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 Why do certain foods in a society come to be preferred?  Does the nutritional...

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lcowan6 | Student, Undergraduate | (Level 1) Salutatorian

Posted February 18, 2013 at 6:16 PM via web

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 Why do certain foods in a society come to be preferred? 

Does the nutritional anthropology have to do with any of it?

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clairewait | High School Teacher | (Level 1) Educator Emeritus

Posted February 18, 2013 at 8:40 PM (Answer #1)

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The answer to this question could be based on speculation and opinion  as much as it could be on specific analysis of cultural eating habits and patterns.

Historically speaking, food and culture tend to be most related in terms of geography and resources. Think about it. Historically, a given people group ate based on the resources available. Some people groups were migratory because the availability of food was always on the move. Other groups cultivated the land and lived off what it could provide. Likewise, people groups near the ocean were able to eat fish and ocean dwelling plants. Therefore, one suggestion could be that the preferred foods and flavors of a certain society are based on the edible resources that are most plentiful in a given region.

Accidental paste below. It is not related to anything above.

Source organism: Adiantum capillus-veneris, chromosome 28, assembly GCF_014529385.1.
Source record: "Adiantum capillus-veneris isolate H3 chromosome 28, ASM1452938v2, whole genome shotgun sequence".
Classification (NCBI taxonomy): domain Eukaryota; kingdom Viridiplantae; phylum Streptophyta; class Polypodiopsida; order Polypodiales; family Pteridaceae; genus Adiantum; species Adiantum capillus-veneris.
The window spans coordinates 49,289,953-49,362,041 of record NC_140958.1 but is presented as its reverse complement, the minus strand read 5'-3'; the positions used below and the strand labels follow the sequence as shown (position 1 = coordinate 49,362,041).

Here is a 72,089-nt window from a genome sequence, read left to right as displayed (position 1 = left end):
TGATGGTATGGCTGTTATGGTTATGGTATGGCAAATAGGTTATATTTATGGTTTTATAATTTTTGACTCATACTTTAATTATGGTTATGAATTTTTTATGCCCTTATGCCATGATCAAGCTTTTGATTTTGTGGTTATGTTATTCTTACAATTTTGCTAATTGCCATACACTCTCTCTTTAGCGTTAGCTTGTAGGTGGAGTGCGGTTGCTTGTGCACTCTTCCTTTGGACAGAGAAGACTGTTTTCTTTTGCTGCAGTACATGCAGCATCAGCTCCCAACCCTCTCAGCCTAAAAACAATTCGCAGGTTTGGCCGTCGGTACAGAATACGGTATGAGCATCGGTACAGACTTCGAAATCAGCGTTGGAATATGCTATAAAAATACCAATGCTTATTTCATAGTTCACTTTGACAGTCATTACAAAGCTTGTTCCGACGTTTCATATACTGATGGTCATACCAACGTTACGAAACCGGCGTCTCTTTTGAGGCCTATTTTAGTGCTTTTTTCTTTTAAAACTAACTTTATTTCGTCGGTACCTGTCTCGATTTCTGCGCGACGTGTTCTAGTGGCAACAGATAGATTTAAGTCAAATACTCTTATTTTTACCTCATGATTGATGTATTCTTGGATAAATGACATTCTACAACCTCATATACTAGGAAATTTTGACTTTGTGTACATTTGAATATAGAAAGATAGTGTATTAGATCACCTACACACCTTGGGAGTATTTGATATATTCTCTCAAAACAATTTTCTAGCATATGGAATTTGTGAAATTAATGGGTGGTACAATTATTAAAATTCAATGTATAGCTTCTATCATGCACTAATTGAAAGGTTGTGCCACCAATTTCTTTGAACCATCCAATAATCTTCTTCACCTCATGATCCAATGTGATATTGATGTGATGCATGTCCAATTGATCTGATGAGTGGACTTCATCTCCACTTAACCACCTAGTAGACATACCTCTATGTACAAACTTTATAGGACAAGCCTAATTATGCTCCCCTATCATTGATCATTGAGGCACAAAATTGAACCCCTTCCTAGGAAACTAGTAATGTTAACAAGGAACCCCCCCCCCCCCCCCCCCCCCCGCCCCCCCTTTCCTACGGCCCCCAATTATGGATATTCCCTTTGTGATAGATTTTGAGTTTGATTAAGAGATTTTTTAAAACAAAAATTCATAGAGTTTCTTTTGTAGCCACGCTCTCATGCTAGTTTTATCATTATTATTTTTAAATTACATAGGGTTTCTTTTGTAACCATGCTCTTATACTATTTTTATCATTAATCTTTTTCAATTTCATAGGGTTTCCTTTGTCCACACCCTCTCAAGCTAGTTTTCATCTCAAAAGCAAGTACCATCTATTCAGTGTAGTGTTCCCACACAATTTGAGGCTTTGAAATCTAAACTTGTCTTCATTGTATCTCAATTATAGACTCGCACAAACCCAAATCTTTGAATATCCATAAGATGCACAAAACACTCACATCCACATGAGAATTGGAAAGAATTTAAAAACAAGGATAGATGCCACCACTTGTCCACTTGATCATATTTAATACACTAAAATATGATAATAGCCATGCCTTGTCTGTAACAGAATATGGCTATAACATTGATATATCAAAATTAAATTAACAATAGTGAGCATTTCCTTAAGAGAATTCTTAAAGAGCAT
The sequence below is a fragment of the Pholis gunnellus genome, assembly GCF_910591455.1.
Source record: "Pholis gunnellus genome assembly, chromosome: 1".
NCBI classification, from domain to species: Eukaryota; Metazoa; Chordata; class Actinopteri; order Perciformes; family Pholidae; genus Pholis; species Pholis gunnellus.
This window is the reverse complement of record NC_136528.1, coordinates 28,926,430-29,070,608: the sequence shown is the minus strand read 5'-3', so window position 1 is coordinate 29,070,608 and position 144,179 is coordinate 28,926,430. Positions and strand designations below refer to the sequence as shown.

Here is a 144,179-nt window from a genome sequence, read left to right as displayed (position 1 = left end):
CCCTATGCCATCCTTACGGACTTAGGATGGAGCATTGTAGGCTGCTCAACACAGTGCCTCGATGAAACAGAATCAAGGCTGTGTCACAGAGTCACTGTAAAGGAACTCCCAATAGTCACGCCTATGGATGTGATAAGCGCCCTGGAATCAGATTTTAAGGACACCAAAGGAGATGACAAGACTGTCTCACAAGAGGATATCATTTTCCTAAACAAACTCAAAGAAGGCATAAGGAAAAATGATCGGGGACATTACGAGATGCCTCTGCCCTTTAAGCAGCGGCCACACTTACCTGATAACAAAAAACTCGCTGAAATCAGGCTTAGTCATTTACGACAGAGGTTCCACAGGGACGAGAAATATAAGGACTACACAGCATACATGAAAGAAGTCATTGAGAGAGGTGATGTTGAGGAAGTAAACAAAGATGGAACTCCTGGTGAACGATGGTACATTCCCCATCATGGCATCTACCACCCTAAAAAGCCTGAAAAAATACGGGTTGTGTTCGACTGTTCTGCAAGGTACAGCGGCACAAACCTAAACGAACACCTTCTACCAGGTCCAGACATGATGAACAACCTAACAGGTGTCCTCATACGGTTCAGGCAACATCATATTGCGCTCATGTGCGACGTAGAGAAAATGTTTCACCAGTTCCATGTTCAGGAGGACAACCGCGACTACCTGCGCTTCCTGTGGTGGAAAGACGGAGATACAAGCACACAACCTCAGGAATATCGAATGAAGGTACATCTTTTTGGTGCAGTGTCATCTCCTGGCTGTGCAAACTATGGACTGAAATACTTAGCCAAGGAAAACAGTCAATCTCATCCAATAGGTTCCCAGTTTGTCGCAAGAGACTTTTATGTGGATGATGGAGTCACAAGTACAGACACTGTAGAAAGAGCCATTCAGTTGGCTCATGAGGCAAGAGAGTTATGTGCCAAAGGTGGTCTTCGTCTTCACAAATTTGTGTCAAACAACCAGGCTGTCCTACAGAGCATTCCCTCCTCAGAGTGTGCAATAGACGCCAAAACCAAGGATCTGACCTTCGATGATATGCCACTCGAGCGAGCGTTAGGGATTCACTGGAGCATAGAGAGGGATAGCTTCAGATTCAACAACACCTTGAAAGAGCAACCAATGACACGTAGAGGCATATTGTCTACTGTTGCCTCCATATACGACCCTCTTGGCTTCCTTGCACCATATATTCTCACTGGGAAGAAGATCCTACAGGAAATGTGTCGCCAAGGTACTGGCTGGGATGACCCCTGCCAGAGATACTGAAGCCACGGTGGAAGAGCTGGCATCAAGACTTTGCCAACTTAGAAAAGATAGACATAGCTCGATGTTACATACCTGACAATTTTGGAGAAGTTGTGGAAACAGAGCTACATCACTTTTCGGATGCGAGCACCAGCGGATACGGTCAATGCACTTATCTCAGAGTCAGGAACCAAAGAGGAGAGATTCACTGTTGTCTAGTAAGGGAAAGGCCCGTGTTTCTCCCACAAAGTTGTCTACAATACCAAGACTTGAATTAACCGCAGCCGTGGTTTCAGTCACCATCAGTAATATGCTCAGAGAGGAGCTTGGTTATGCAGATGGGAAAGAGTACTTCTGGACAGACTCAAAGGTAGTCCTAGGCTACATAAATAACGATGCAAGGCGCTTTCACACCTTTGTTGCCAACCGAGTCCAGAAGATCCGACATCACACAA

Very similar to the idea of geography playing a roll in food preferrence, food preparation could also play a roll. Many societies food preferences are based as much on how the food is prepared as what kind of foods and flavors are used.

Another food and cultural relationship is based on traditions. Consider that societies have specific food preparation traditions, celebratory traditions that are accompanied by food, dietary restrictions that were perhaps based on religious beliefs, and other food practices that have simply been passed down over time. Generations upon generations pass down these traditions, and modernly speaking, "comfort food" develops. This could be another reason for food preference within societies.

A final idea suggests that biology might play a roll as a result of the suggestions above. Consider that through geographical food and resource availability, in addition to food traditions, biologically, future generations of certain societies develop taste preferences that seem to come from within and are passed on to future generations. It has been suggested that babies are influenced by what the mother eats while the fetus is in utero, that babies are introduced to specific flavors and nutrients in their mother's breast-milk that they will come to crave later, and that taste pallets can develop at very young ages.

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